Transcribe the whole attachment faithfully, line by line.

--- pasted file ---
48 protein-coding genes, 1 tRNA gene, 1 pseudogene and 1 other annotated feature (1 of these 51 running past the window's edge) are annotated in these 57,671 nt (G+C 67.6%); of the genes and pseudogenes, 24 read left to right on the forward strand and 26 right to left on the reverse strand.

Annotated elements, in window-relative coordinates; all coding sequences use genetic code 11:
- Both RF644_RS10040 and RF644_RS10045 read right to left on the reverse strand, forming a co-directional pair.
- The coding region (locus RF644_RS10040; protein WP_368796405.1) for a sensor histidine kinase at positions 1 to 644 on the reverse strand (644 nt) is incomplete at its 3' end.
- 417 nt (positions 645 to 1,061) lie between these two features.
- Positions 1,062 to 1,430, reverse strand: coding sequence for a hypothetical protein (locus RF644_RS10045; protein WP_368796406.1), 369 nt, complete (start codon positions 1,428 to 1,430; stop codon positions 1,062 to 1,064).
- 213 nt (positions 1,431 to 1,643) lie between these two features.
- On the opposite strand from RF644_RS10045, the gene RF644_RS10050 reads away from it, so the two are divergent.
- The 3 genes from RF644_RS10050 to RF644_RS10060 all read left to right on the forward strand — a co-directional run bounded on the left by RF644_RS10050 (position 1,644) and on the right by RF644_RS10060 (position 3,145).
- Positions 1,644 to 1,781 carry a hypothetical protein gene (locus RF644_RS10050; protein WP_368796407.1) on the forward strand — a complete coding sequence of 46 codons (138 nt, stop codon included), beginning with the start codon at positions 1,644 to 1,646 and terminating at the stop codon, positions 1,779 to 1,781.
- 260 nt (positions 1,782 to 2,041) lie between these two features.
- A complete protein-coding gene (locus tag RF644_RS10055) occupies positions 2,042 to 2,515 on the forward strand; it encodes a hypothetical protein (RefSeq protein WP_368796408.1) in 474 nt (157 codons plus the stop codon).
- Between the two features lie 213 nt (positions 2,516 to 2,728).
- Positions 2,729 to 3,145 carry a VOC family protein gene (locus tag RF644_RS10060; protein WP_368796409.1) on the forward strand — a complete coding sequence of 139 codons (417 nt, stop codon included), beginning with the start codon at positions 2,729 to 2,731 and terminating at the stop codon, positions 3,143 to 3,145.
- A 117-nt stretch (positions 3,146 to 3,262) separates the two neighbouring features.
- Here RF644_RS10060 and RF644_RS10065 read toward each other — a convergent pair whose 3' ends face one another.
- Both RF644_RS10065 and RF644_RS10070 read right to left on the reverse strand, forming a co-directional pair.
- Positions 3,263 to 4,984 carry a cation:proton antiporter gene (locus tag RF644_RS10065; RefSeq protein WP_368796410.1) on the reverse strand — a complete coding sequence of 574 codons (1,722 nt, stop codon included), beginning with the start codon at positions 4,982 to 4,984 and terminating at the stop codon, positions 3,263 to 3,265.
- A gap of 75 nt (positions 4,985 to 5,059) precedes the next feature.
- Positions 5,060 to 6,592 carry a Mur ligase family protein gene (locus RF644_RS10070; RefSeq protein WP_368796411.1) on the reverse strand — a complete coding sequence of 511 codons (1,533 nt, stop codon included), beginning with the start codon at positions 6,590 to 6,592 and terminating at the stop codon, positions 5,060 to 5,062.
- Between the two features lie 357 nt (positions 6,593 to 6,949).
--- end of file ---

48 protein-coding genes, 1 tRNA gene, 1 pseudogene and 1 other annotated feature (1 of these 51 running past the window's edge) are annotated in these 57,671 nt (G+C 67.6%); of the genes and pseudogenes, 24 read left to right on the forward strand and 26 right to left on the reverse strand.

Annotated elements, in window-relative coordinates; all coding sequences use genetic code 11:
- Both RF644_RS10040 and RF644_RS10045 read right to left on the reverse strand, forming a co-directional pair.
- The coding region (locus RF644_RS10040; protein WP_368796405.1) for a sensor histidine kinase at positions 1 to 644 on the reverse strand (644 nt) is incomplete at its 3' end.
- 417 nt (positions 645 to 1,061) lie between these two features.
- Positions 1,062 to 1,430, reverse strand: coding sequence for a hypothetical protein (locus RF644_RS10045; protein WP_368796406.1), 369 nt, complete (start codon positions 1,428 to 1,430; stop codon positions 1,062 to 1,064).
- 213 nt (positions 1,431 to 1,643) lie between these two features.
- On the opposite strand from RF644_RS10045, the gene RF644_RS10050 reads away from it, so the two are divergent.
- The 3 genes from RF644_RS10050 to RF644_RS10060 all read left to right on the forward strand — a co-directional run bounded on the left by RF644_RS10050 (position 1,644) and on the right by RF644_RS10060 (position 3,145).
- Positions 1,644 to 1,781 carry a hypothetical protein gene (locus RF644_RS10050; protein WP_368796407.1) on the forward strand — a complete coding sequence of 46 codons (138 nt, stop codon included), beginning with the start codon at positions 1,644 to 1,646 and terminating at the stop codon, positions 1,779 to 1,781.
- 260 nt (positions 1,782 to 2,041) lie between these two features.
- A complete protein-coding gene (locus tag RF644_RS10055) occupies positions 2,042 to 2,515 on the forward strand; it encodes a hypothetical protein (RefSeq protein WP_368796408.1) in 474 nt (157 codons plus the stop codon).
- Between the two features lie 213 nt (positions 2,516 to 2,728).
- Positions 2,729 to 3,145 carry a VOC family protein gene (locus tag RF644_RS10060; protein WP_368796409.1) on the forward strand — a complete coding sequence of 139 codons (417 nt, stop codon included), beginning with the start codon at positions 2,729 to 2,731 and terminating at the stop codon, positions 3,143 to 3,145.
- A 117-nt stretch (positions 3,146 to 3,262) separates the two neighbouring features.
- Here RF644_RS10060 and RF644_RS10065 read toward each other — a convergent pair whose 3' ends face one another.
- Both RF644_RS10065 and RF644_RS10070 read right to left on the reverse strand, forming a co-directional pair.
- Positions 3,263 to 4,984 carry a cation:proton antiporter gene (locus tag RF644_RS10065; RefSeq protein WP_368796410.1) on the reverse strand — a complete coding sequence of 574 codons (1,722 nt, stop codon included), beginning with the start codon at positions 4,982 to 4,984 and terminating at the stop codon, positions 3,263 to 3,265.
- A gap of 75 nt (positions 4,985 to 5,059) precedes the next feature.
- Positions 5,060 to 6,592 carry a Mur ligase family protein gene (locus RF644_RS10070; RefSeq protein WP_368796411.1) on the reverse strand — a complete coding sequence of 511 codons (1,533 nt, stop codon included), beginning with the start codon at positions 6,590 to 6,592 and terminating at the stop codon, positions 5,060 to 5,062.
- Between the two features lie 357 nt (positions 6,593 to 6,949).